What you'll find is, most people won't call it Smart Filters, they'll call it Smart Object. The difference is, watch this, if I scale it down now, down, down, down, you go; super tiny. Then I scale it back up again, all that detail's still there, and I can go up to that original kind of size roughly before I start losing any sort of quality. That's what it is, just a wrapper that goes around it and holds that quality in there. The only trouble is that, say you have got this image and there's like a thousand of them on this page, this Photoshop file's going to be super big because inside of all those tiny little icons are going to be their full high-res versions. So just be aware of that. 
If you want to remove it, say you're like, "Man, get rid of that Smart Filter" right click, it and there's this one in here called Rasterize Layer. Rasterizing means-- I'm going to remove the wrapper and turn it back into regular old pixels, but I'm going to use this crazy Rastafarian word. I'm going to use this crazy word, Rasterize. Now if I scale it back up, it's going to look bad, so I'm going to undo, undo again. I'm using that shortcut, you can go 'Edit', 'Step Backward'. I'm back to where it says Smart Object. 
A few things to understand about Smart Objects is, there is a few things, not many, but you can't do with them, but you can do with a Rasterize Layer, or just the regular layer. So this one here, I've got selected. If I go up to Filters, there's a few, like Vanishing Point that don't work. And just a few of these, every time I open up a new version of Photoshop, things like Lens Blur don't work, but I bet you, in a future version, that you might be using, that actually works. Now every time I open a backup, like when it first happened, half these things were grayed out, and you couldn't use them but there's just more and more that does become usable. Luckily Lens Flare is still workable.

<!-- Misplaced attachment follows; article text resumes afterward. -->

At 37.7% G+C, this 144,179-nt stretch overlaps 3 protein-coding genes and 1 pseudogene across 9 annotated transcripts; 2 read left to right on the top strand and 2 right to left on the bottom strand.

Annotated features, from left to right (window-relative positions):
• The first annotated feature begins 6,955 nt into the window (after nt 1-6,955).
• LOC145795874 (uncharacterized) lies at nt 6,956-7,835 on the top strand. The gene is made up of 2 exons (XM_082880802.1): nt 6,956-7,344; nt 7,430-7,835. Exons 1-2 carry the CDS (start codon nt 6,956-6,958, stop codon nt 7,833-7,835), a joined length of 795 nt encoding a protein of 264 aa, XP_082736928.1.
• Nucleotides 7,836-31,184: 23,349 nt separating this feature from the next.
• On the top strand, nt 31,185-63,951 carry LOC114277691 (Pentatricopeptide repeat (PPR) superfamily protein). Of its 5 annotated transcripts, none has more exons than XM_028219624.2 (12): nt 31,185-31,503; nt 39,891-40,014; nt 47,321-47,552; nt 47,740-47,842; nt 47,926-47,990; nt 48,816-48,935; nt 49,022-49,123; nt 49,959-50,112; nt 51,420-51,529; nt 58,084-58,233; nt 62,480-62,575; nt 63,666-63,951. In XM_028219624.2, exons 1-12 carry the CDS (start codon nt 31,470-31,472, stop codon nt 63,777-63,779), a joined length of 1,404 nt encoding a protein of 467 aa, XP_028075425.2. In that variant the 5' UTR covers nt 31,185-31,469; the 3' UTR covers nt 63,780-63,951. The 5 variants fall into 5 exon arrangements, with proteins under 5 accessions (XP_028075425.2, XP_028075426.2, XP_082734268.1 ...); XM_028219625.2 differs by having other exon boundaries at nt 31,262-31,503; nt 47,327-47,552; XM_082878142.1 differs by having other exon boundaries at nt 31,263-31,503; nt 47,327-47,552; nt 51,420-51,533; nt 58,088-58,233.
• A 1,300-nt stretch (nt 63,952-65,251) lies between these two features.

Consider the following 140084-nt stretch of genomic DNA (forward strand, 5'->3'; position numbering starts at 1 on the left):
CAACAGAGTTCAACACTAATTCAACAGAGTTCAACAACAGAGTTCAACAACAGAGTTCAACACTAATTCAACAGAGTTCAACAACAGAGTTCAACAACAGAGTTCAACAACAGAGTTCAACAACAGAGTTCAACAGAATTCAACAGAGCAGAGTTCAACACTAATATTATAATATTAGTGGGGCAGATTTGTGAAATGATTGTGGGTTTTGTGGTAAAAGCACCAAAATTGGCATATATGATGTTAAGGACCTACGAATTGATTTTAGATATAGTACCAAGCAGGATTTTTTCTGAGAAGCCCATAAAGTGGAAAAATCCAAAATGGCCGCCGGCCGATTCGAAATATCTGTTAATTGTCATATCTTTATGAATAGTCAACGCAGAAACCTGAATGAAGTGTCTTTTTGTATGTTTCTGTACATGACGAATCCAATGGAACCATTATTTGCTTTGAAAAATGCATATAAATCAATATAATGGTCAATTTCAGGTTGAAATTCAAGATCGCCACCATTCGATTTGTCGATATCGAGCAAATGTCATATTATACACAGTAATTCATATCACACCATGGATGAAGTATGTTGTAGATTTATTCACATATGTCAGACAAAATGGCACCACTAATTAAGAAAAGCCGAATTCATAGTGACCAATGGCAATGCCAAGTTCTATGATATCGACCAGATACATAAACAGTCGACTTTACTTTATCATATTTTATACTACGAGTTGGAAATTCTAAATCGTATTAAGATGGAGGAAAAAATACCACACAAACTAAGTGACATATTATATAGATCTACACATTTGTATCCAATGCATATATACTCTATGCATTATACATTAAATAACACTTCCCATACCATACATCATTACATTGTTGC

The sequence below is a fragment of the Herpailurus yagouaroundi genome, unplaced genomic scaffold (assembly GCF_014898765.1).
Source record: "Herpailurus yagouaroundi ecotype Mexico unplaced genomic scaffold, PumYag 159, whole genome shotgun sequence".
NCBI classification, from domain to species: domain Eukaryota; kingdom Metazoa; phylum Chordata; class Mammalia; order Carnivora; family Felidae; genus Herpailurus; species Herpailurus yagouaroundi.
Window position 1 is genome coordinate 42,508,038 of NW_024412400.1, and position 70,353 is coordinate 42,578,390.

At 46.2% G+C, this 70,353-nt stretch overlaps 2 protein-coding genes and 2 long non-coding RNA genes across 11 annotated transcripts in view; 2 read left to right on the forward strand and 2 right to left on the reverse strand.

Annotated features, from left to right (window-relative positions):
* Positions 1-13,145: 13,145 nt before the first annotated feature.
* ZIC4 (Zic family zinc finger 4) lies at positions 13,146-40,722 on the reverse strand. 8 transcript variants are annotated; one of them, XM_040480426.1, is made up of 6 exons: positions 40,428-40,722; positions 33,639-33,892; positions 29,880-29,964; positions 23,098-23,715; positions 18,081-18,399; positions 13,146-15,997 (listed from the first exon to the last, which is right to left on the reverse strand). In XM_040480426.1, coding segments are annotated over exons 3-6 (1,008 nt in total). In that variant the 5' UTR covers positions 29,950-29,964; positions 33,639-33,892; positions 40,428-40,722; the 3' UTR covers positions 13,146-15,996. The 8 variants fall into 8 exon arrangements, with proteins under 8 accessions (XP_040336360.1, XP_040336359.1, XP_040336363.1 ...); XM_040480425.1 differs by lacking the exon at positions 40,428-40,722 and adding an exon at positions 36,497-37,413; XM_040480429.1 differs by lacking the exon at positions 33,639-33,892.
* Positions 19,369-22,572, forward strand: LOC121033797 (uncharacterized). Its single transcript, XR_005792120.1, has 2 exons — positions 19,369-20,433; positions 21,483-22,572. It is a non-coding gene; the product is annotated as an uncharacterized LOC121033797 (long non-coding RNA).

There's one other part to a Smart Object, so using images, basically anytime you bring in an image and you need to resize it bigger or smaller, just convert it to a Smart Object. The other side of this is, when we're dealing with Vector objects. Now Vector is, think of them as like Clip Art. You might know what Vector is already. Generally they're created in something like Illustrator. I've jumped to Illustrator here. So these are some graphics, they have a really specific look to them. Often quite flat graphics. The cool thing about them, if I show you this kind of Wireframe view, it's actually made up of, like coordinates and points. So if I click on this guy here it's actually mathematical equations that make this thing happen. 
So the cool thing about that is that it's super scalable. I could scale this up to the size of a mountain, my poor computer would have a bit of a trouble with it but eventually it would render out this ginomous mountain size. It should, because it's just Math, right? The computer love Math, whereas over here in Photoshop, it's dealing with pixels. There's no Math going on here, it's just a collection of cubes. So if I scale that up, it goes that kind of goofy look. So that's the perks of Vector. It's Math, it's coordinates, that's super scalable. Great for logos, text, illustrations, icons, that type of thing.